Tom Kacich: Presidential candidates have mostly ignored us
It used to be that in presidential races, Champaign-Urbana and central Illinois mattered.
Not any more. It's been a long time — 1980 — since a presidential or vice presidential candidate visited Champaign-Urbana in the last few, crucial months before a presidential election.
Since then, a number of factors — especially Illinois' status as an electoral lock for Democrats who have won the state five straight times — have kept presidential contenders out of East Central Illinois.
The candidates barely visit any place in Illinois any more. In fact, probably no state has been ignored as badly by the presidential candidates this year as Illinois. Barack Obama and Mitt Romney have been to Illinois — the fifth most-populous state — a total of nine times since May 29, according to a compilation by the Washington Post (http://www.washingtonpost.com/wp-srv/special/politics/2012-presidential-campaign-visits/).
Three of Obama's four trips to his home state, and four of Romney's five visits, were for fundraisers. All nine presidential candidate trips were to Chicago or the suburbs.
By contrast, Romney and Obama have been to Florida (the fourth most-populous state), a total of 55 times, and Ohio (No. 7 in population) 57 times.
California, Texas and New York — the top three in population — have been snubbed too, but not as badly as Illinois.
California — with about 12 percent of the U.S. population — has had 34 presidential candidate visits, 28 of them strictly to raise campaign cash. Texas, the No. 2 state, has had 14 visits, 10 of them fundraisers. And New York — third in population — has had 34 visits, 20 of them fundraisers.
Today, it's all about the battleground states, the 10 or so that will decide this year's presidential election with their (sometimes tiny) electoral votes.
Iowa, which ranks 30th in population among the states, has had 27 presidential candidate visits, 15 by Obama and 12 by Romney. Iowa has six electoral votes.
Besides Florida, Ohio and Iowa, the other states that matter are:
— Virginia, 13 electoral votes, 39 presidential contender stops.
— Colorado, nine electoral votes, 26 presidential candidate stops.
— Nevada, six electoral votes, 17 presidential candidate stops.
— New Hampshire, four electoral votes; 13 presidential candidate stops.
— Pennsylvania, 20 electoral votes, 11 presidential candidate stops.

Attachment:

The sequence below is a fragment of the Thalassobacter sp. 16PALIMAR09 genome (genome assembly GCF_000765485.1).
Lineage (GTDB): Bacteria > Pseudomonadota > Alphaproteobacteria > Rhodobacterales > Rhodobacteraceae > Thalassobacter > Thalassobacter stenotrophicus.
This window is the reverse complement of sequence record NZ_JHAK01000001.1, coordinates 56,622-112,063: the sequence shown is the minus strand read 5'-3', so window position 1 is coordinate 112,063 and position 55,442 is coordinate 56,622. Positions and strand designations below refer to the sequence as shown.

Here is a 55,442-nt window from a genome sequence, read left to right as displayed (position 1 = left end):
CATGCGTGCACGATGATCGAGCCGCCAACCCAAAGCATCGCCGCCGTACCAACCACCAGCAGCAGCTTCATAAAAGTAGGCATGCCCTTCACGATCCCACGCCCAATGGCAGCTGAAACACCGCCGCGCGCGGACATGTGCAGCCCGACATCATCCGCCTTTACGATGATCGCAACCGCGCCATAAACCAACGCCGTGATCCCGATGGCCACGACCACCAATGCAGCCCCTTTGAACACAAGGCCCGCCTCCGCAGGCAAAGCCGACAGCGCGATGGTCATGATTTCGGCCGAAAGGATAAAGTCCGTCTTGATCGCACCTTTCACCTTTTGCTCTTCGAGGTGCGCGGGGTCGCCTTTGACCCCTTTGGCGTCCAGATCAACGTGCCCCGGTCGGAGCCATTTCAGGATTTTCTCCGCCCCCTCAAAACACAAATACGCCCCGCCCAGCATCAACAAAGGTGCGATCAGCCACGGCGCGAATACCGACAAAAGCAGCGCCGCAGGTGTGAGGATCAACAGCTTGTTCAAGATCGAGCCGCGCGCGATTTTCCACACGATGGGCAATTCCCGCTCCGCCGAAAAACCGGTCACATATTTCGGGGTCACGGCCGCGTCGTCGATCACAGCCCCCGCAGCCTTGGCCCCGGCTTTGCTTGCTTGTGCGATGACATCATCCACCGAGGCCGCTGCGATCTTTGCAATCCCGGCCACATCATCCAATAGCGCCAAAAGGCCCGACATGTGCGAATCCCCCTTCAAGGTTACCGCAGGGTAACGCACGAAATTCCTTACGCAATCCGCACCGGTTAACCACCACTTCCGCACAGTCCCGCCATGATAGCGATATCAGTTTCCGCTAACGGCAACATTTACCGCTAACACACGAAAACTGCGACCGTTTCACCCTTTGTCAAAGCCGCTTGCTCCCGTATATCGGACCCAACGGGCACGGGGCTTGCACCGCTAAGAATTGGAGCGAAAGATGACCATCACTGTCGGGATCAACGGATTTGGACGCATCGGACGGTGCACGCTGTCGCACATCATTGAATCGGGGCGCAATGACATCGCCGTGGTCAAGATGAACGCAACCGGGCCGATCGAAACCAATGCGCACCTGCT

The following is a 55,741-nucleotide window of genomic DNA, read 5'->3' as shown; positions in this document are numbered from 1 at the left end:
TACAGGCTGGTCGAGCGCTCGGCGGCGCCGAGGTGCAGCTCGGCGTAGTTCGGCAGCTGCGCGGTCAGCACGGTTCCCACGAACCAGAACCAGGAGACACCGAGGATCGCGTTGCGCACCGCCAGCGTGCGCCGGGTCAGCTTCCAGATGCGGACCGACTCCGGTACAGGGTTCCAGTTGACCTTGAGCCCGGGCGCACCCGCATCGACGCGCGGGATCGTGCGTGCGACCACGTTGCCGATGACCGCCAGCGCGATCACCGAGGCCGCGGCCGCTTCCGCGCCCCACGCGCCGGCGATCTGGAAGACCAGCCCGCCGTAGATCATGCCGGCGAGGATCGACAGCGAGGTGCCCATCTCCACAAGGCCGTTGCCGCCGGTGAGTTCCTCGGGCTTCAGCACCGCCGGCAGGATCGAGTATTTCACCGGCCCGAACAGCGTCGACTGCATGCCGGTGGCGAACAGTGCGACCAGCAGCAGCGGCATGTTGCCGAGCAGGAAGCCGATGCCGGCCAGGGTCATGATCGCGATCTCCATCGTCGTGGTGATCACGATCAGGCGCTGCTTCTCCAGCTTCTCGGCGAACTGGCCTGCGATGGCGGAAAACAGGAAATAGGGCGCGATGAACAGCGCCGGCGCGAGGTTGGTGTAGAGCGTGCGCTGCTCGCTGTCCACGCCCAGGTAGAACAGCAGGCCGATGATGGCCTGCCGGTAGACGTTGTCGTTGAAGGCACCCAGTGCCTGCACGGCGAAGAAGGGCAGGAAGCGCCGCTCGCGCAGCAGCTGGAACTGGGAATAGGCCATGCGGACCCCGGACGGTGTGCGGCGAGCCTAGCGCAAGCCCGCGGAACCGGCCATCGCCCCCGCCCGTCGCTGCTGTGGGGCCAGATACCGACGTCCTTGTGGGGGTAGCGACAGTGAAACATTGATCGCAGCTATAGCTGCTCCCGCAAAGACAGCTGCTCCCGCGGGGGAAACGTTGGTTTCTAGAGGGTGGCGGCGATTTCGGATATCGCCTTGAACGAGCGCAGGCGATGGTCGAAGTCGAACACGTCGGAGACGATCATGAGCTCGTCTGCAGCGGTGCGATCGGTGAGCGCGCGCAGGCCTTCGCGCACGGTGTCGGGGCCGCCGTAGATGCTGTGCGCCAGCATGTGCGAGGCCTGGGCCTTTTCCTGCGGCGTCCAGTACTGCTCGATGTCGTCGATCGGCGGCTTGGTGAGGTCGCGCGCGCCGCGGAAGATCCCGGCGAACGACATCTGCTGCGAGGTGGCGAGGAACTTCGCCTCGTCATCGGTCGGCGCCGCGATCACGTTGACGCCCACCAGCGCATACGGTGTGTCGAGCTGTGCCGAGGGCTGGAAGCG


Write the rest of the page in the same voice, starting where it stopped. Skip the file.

— Wisconsin, 10 electoral votes, seven presidential candidate stops.
— Michigan, 16 electoral votes, seven presidential candidate visits.
(The most surprising statistic from the Post's map? Obama hasn't been to Michigan, home of the auto industry, for six months).
Generations ago, though, presidential campaigns were nationwide efforts. Sixty years ago this month, Dwight Eisenhower made a whistle-stop appearance at the Illinois Central station in downtown Champaign. His Democratic opponent, Adlai Stevenson, made a similar stop a few weeks later.
In 1960, John F. Kennedy made an appearance on the University of Illinois Quad two weeks before Election Day.
Progressive Party standard-bearer Theodore Roosevelt had planned two stops in Champaign during his presidential campaign in 1912, but couldn't make the second appearance because he had been shot the day before by a would-be assassin.
Harry Truman spoke in Tolono in October 1948, less than a month before upsetting Republican Thomas Dewey.
Ronald Reagan came to Champaign-Urbana in the spring of 1980 — before Illinois' primary election — but he sent both his wife and his running mate, George H.W. Bush, here in the last weeks before the general election. Nancy Reagan campaigned in Champaign-Urbana on Oct. 20, and Bush spoke at the UI Auditorium on Oct. 23.
County candidates finances. The Champaign County Republican Party appears to be concentrating on two countywide races, recently giving both Katie Blakeman and John Farney $20,000 more for their campaigns for circuit court clerk and county auditor.
The party had offered $10,000 contributions to all four countywide candidates running this year — Blakeman, Farney, recorder Barb Frasca and County Clerk Gordy Hulten — but the latter two turned down the offer, said Habeeb Habeeb, party chairman.
"We're all-in in all four races," he said. "We offered money to all four candidates."
But Hulten said he "was happy to be a team player," and pushed to have the $40,000 offer split between Blakeman and Farney.
"I have been blessed to have incredibly generous financial support from a network of friends," he said.
Blakeman has collected at least $34,000 in campaign contributions since becoming the circuit clerk candidate in April.
Barbara Wysocki, the Democratic candidate, has raised less than half that sum ($15,440), and at least $5,000 of it is from her own pocket.
Blakeman's major donors are the county Republican Party, $24,068; John and Maureen Reed, party chairman Habeeb and U.S. Rep. Tim Johnson, each $1,000; Jeff Wandell, Wayne Weber, AFSCME and the Champaign County AFL-CIO, $500 each; and Jeff Frederick, $300.
Meanwhile, Farney has raised $33,826 since beginning his campaign last year.
His Democratic opponent, George Danos, has collected half that amount ($14,391), including about $2,300 he loaned to his campaign.
Farney's big contributors are the county party, $24,068; U.S. Rep. Tim Johnson, state Rep. Adam Brown and Habeeb, $1,000 each; Champaign County Young Republicans, AFSCME and Hollie Morales of Champaign, $500; Linda Stark of Savoy, $300; and the Champaign County AFL-CIO and Eric Bussell of Savoy, $200 each.
Tom Kacich is a News-Gazette editor and columnist. His column appears on Sundays and Wednesdays. He can be reached at 351-5221 or at firstname.lastname@example.org.